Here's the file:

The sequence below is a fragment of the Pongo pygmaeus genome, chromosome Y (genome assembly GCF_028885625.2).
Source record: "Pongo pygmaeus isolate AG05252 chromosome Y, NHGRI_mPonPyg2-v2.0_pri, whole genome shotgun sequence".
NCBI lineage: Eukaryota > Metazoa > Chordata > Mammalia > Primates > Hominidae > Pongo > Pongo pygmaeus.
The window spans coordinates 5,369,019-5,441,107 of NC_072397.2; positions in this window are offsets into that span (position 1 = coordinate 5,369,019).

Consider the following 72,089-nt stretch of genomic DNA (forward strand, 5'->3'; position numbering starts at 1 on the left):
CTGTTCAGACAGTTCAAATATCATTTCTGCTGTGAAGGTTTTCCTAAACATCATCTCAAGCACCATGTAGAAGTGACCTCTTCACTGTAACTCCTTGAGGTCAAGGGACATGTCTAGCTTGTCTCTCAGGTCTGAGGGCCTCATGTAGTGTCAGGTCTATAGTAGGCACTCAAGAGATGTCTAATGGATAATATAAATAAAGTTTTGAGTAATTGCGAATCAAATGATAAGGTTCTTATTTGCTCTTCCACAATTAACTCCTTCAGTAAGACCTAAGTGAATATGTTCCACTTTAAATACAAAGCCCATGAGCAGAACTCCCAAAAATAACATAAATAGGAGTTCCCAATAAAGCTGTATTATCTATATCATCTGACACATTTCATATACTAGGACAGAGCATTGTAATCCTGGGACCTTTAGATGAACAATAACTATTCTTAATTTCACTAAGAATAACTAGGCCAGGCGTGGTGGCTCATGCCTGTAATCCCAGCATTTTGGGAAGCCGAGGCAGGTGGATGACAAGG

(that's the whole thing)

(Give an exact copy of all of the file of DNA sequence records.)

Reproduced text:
The sequence below is a fragment of the Pongo pygmaeus genome, chromosome Y (genome assembly GCF_028885625.2).
Source record: "Pongo pygmaeus isolate AG05252 chromosome Y, NHGRI_mPonPyg2-v2.0_pri, whole genome shotgun sequence".
NCBI lineage: Eukaryota > Metazoa > Chordata > Mammalia > Primates > Hominidae > Pongo > Pongo pygmaeus.
The window spans coordinates 5,369,019-5,441,107 of NC_072397.2; positions in this window are offsets into that span (position 1 = coordinate 5,369,019).

Consider the following 72,089-nt stretch of genomic DNA (forward strand, 5'->3'; position numbering starts at 1 on the left):
CTGTTCAGACAGTTCAAATATCATTTCTGCTGTGAAGGTTTTCCTAAACATCATCTCAAGCACCATGTAGAAGTGACCTCTTCACTGTAACTCCTTGAGGTCAAGGGACATGTCTAGCTTGTCTCTCAGGTCTGAGGGCCTCATGTAGTGTCAGGTCTATAGTAGGCACTCAAGAGATGTCTAATGGATAATATAAATAAAGTTTTGAGTAATTGCGAATCAAATGATAAGGTTCTTATTTGCTCTTCCACAATTAACTCCTTCAGTAAGACCTAAGTGAATATGTTCCACTTTAAATACAAAGCCCATGAGCAGAACTCCCAAAAATAACATAAATAGGAGTTCCCAATAAAGCTGTATTATCTATATCATCTGACACATTTCATATACTAGGACAGAGCATTGTAATCCTGGGACCTTTAGATGAACAATAACTATTCTTAATTTCACTAAGAATAACTAGGCCAGGCGTGGTGGCTCATGCCTGTAATCCCAGCATTTTGGGAAGCCGAGGCAGGTGGATGACAAGG